Bond # 9 have set of ‘bad penny’ notes. They are identifiers and if they were pleasant, they’d be considered signature notes, like Guerlinade. But this set of ‘house notes’ is unpleasant They seem to fall within a gourmand, oriental, woody ambery range. They have an unsettling quality of hitting a point in your head, toward the back of your sinuses, that feels like a crossroads of the central nervous system. This tone, this confluence of notes manages to assault your physical senses, your mind and your soul simultaneously. To borrow very loosely from ayurveda, it's an affront aimed at your higher chakras.
I won’t entirely rule out preference in this case. I do dislike this particular range of neo-gourmandery, but the problem runs deeper. Reliance on the same set of aromachemicals that have a broad common denominator of volume, pervasiveness, legibility/recognition, and force starts to look lazy. As if someone stumbled on a quick fix and is now using it in every situation possible for maximum profit. This tone is less a signature or an olfactory emblem and more of a tendency run amuck, a habit that’s both unrecognized and unbroken. Bond may just have run into a problem that I imagine afflicts many of the bourgeois customers they court: they haven’t ever heard the criticism they need. Nobody ever tells them no.
OK. I’ve read Bond and their customers. Easy shot, easy target. Ridiculously so, actually. Makes picking on Creed seem the work of a trained assassin.
But the perfume, Manhattan, and the others that fall into this range (Coney Island, New York Musk, Sag Harbor, Nuits de Noho) are flawed. Reliance on this tone and range of notes, let’s call it Bond-ade, or Band-aid if you prefer, has lead to a line of perfumes that all smell the same in the way that all muzak sounds the same. Manhattan has the impenetrable sweetness of a combined musk/fruit/amber/oiliness that, when combined with “spicy notes” (ie a chemo tuning fork held to your head)drive the chakra spear home.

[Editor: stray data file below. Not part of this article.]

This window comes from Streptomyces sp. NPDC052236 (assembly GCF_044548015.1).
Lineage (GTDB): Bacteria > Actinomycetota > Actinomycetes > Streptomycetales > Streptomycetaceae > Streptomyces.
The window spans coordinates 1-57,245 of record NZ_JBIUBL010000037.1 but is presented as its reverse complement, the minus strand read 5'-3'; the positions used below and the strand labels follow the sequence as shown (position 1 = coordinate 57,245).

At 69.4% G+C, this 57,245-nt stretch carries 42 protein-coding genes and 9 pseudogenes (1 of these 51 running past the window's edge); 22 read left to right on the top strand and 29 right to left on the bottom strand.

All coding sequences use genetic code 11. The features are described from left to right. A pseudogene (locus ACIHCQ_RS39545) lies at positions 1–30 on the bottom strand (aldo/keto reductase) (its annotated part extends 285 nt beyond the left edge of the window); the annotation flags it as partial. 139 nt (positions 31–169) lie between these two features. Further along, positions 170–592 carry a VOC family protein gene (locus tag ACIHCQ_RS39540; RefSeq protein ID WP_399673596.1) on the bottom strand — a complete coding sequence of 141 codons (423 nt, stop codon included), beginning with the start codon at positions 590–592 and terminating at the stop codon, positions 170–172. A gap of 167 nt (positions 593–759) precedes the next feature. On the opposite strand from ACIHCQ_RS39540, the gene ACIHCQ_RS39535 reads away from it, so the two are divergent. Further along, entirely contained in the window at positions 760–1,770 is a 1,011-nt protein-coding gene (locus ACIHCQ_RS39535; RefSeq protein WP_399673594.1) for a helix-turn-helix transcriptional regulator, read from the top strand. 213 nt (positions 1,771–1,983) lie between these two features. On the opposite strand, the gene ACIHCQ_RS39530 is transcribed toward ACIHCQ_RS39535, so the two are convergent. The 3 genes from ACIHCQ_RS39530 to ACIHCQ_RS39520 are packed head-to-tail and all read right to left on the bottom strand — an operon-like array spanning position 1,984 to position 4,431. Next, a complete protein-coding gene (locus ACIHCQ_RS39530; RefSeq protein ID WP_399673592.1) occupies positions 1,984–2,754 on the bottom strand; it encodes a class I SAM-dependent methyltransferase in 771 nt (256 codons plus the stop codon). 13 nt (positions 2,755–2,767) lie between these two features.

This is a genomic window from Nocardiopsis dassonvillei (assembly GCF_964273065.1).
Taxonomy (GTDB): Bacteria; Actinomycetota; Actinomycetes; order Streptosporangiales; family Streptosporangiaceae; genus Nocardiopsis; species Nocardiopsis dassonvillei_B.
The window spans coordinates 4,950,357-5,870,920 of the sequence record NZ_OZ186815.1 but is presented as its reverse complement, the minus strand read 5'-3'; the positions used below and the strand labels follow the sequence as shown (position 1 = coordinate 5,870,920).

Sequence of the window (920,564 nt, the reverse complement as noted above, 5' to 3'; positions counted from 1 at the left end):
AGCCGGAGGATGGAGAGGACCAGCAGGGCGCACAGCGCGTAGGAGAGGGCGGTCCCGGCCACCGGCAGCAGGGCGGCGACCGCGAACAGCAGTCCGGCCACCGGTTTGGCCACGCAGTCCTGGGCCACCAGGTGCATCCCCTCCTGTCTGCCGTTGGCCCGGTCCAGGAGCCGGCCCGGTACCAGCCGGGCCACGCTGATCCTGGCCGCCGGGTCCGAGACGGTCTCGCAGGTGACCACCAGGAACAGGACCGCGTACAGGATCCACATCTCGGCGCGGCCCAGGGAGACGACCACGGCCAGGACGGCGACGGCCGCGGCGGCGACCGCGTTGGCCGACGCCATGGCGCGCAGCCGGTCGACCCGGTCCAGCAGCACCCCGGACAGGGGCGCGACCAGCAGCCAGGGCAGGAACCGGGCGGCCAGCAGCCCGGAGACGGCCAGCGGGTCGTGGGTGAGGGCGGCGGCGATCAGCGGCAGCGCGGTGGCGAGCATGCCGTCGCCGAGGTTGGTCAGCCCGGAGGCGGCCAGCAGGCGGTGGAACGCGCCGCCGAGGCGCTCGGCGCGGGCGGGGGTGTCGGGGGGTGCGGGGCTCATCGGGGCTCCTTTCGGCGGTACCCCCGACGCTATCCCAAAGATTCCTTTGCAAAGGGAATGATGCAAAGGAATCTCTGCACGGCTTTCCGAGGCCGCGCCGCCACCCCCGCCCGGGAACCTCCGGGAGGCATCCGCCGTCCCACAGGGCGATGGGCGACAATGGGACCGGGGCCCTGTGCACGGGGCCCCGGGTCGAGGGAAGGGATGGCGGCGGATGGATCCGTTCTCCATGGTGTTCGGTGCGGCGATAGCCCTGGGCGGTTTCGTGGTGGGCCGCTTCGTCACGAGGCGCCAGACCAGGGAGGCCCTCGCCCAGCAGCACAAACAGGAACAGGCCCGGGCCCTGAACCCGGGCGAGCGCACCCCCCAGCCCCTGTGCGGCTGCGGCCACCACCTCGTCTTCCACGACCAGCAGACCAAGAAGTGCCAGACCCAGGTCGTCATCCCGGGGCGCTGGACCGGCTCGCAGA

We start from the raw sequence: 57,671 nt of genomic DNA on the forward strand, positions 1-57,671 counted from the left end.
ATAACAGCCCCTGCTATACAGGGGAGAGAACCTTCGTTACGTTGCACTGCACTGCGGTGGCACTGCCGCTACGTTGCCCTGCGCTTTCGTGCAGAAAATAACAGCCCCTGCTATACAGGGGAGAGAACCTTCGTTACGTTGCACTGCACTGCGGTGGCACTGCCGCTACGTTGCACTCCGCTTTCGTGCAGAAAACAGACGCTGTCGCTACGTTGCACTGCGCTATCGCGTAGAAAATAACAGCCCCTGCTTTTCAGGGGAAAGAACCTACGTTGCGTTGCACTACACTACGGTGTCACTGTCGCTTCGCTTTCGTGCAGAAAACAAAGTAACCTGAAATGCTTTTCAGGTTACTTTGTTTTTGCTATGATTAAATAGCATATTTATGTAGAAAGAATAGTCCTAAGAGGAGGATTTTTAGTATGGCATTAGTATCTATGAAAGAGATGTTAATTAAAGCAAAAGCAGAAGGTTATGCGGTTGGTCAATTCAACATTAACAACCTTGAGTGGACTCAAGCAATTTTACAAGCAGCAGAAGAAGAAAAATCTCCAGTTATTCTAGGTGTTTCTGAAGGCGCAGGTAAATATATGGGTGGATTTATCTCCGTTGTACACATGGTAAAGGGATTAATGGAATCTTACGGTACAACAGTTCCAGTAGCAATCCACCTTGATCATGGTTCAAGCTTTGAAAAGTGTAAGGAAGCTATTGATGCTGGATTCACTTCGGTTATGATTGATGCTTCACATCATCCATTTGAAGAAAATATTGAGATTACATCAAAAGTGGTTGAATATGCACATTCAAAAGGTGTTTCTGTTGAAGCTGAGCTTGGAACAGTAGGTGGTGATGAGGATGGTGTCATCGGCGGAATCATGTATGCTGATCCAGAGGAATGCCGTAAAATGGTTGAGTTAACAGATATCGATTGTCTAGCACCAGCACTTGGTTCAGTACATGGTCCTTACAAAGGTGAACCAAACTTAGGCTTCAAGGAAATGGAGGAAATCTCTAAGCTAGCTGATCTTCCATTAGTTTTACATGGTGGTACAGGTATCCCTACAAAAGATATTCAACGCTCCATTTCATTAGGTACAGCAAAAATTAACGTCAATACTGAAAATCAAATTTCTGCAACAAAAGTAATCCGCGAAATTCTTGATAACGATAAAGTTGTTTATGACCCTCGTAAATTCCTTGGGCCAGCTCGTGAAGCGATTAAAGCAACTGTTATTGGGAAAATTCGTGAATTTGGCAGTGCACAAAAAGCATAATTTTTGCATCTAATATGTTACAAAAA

The dull, lingering sweetness of the drydown comes as a reprieve after the direct attack of the topnotes.
This fragrance has grown on me tremendously. Layered with New Haarlem and I couldn't stop sniffing myself. Gourmand lovers this is a different take and diverts from the overdone notes.
05th May, 2014 (last edited: 11th May, 2014)
Wonder why it has taken Bond so long to get round to 'Manhattan' as a name? The top accord is delicious and gourmandy and was sort of waiting for it to fall apart afterwards, but it just got better and better -- using a honeyed fruit note to guide you to a sweetish lush finish. I love the bottle also. I'm gradually beginning to change my mind about this House -- especially if they serve up more fragrances like this.
Update 10 April. -- I have worn for a full day now and I think this may be Bond's version of AVENTUS (it had to come) -- I detect' New York Pineapple'
08th April, 2013 (last edited: 10th April, 2013)
I Love this Wintry scent by the House of Bond no 9 in NYC.
The scent is made of a warm olfactory seductive cocktail of gourmand notes: nutmeg, saffron, coriander, peach, plum, gingerbread and vanilla.
The scent is very comforting and potent and will keep you interested and wrapped up for hours; the bottle is also beautiful.
If you would like to try the candle and body silk, you will also fall in love with them in an instant.
Great longevity and sillage!
17th February, 2013 (last edited: 02nd April, 2013)